Federal court rules students can be disciplined for off-campus hate speech

Renata Cló
Arizona Republic
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The 9th U.S. Circuit Court of Appeals in San Francisco.

Schools across the West, including in Arizona, can expel or suspend students for off-campus hate speech on social media in some circumstances without running afoul of the First Amendment, a federal court ruled.

The 9th U.S. Circuit Court of Appeals decision stems from a 2017 case from California's Bay Area. Two students sued the Albany Unified School District, near Berkeley, after they were disciplined for speech made off-campus on social media.

One of the students created a private Instagram account during the 2016-17 school year and used it to share offensive posts targeting classmates. The other student who was disciplined also had a private Instagram account. He interacted with several of his classmate's posts by liking them or adding insulting comments.

"These ranged from immature posts making fun of a student's braces, glasses or weight to much more disturbing posts that targeted vicious invective with racist and violent themes against specific Black classmates," according to the Court of Appeals opinion.

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The private posts rapidly spread, leading the school principal and administrators to get involved. School staff decided to call the police because posts that depicted lynching and nooses "could be construed as threats of violence," according to the opinion. The two students were suspended from classes and expelled from school.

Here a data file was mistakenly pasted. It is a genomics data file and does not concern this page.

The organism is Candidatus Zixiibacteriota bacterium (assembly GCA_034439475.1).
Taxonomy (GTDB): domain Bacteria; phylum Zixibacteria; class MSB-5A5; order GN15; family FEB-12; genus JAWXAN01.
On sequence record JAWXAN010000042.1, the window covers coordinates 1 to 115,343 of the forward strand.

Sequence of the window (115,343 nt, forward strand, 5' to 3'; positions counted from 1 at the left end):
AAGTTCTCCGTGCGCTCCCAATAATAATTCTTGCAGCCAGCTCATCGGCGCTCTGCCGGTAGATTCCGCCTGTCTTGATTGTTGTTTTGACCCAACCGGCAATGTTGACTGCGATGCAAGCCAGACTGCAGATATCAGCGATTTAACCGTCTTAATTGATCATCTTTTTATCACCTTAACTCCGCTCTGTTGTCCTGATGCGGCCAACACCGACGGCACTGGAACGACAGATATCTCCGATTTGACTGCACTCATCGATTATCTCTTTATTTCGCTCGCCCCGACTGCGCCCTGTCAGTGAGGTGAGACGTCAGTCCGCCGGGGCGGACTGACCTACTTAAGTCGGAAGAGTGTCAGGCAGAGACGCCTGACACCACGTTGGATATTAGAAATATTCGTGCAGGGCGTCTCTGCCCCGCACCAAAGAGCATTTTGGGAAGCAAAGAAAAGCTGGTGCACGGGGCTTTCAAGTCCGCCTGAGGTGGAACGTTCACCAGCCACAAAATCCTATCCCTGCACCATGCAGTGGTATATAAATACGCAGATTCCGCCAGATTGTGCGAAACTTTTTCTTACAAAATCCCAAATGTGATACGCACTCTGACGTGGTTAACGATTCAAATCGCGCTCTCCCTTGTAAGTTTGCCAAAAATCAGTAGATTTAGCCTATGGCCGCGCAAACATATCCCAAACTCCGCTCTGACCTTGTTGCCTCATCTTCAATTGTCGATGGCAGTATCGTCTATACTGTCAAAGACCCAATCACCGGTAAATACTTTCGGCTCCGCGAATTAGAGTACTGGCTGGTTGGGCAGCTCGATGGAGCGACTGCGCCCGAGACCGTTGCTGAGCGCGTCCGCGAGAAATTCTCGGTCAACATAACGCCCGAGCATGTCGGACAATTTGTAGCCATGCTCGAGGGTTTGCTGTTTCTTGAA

Bruna Pedrini, an education attorney in the Phoenix office of the law firm Fennemore Craig, said the federal court's ruling aligns with the rationale behind the most recent U.S. Supreme Court precedent on school speech.

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The high court's latest off-campus speech case resulted in a 2021 decision that sided with a cheerleader in Pennsylvania who was disciplined after she posted a profanity-laced video on Snapchat criticizing her school.

Pedrini said the Court of Appeals looked at how the Albany Unified case was different from the Pennsylvania case. The teen in that case was complaining generally about her cheerleading experience and expressing her dissatisfaction, not talking about specific classmates.

"It was just a very limited discussion and not directed at any specific individuals," Pedrini said.

In the more recent case, the Court of Appeals determined the social media posts by the two Albany students could lead to school discipline because some messages used violent imagery to target students, and the speech disrupted the school environment.

"The students who were targeted ended up missing school classes, they sought mental health care and some of them transferred," Pedrini said.

What does the ruling mean for public schools?

Susan Segal, an education attorney at the law firm Gust Rosenfeld who often represents districts in the Valley, said the Court of Appeals ruling gives more guidance to administrations analyzing whether they can discipline students for negative, off-campus speech that interferes with the educational mission of the school.

She said Arizona law and most school district policies address off-campus behavior, thus the court's ruling supports rules already in place.

"I can give you all sorts of scenarios we've had in the education context where kids have shown pictures of themselves with guns and say, 'People are going to be surprised tomorrow.' ... Sometimes they are false alarms, sometimes they aren't," Segal said. "We have to be on alert, and people are nervous, so it's important to be able to recognize the dangers of some of these posts."

Renata Cló covers K-12 education. Reach her at [email protected].

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